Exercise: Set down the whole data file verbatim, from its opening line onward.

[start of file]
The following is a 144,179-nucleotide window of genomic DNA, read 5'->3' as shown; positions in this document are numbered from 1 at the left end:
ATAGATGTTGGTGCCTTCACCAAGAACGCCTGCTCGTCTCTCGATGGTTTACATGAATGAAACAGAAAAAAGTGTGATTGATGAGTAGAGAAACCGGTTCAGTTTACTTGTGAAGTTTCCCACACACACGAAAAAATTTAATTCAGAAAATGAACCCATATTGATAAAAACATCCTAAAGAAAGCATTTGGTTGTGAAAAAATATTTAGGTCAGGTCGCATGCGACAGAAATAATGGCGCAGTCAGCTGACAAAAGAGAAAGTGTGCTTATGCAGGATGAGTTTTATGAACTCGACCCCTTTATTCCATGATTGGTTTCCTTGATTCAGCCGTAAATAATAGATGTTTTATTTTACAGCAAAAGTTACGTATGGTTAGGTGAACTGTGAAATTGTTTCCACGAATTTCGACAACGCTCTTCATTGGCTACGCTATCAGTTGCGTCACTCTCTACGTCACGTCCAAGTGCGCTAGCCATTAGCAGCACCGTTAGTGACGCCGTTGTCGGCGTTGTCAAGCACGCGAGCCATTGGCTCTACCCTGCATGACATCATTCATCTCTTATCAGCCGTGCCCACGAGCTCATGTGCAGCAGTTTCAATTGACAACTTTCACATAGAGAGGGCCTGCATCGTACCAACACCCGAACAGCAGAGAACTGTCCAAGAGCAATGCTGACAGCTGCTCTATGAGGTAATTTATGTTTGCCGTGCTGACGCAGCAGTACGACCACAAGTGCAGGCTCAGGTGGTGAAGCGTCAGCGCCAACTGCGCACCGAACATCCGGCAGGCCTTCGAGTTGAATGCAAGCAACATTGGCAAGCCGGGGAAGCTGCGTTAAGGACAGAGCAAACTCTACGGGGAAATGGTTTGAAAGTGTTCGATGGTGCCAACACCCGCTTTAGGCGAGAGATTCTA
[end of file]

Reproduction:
The following is a 144,179-nucleotide window of genomic DNA, read 5'->3' as shown; positions in this document are numbered from 1 at the left end:
ATAGATGTTGGTGCCTTCACCAAGAACGCCTGCTCGTCTCTCGATGGTTTACATGAATGAAACAGAAAAAAGTGTGATTGATGAGTAGAGAAACCGGTTCAGTTTACTTGTGAAGTTTCCCACACACACGAAAAAATTTAATTCAGAAAATGAACCCATATTGATAAAAACATCCTAAAGAAAGCATTTGGTTGTGAAAAAATATTTAGGTCAGGTCGCATGCGACAGAAATAATGGCGCAGTCAGCTGACAAAAGAGAAAGTGTGCTTATGCAGGATGAGTTTTATGAACTCGACCCCTTTATTCCATGATTGGTTTCCTTGATTCAGCCGTAAATAATAGATGTTTTATTTTACAGCAAAAGTTACGTATGGTTAGGTGAACTGTGAAATTGTTTCCACGAATTTCGACAACGCTCTTCATTGGCTACGCTATCAGTTGCGTCACTCTCTACGTCACGTCCAAGTGCGCTAGCCATTAGCAGCACCGTTAGTGACGCCGTTGTCGGCGTTGTCAAGCACGCGAGCCATTGGCTCTACCCTGCATGACATCATTCATCTCTTATCAGCCGTGCCCACGAGCTCATGTGCAGCAGTTTCAATTGACAACTTTCACATAGAGAGGGCCTGCATCGTACCAACACCCGAACAGCAGAGAACTGTCCAAGAGCAATGCTGACAGCTGCTCTATGAGGTAATTTATGTTTGCCGTGCTGACGCAGCAGTACGACCACAAGTGCAGGCTCAGGTGGTGAAGCGTCAGCGCCAACTGCGCACCGAACATCCGGCAGGCCTTCGAGTTGAATGCAAGCAACATTGGCAAGCCGGGGAAGCTGCGTTAAGGACAGAGCAAACTCTACGGGGAAATGGTTTGAAAGTGTTCGATGGTGCCAACACCCGCTTTAGGCGAGAGATTCTA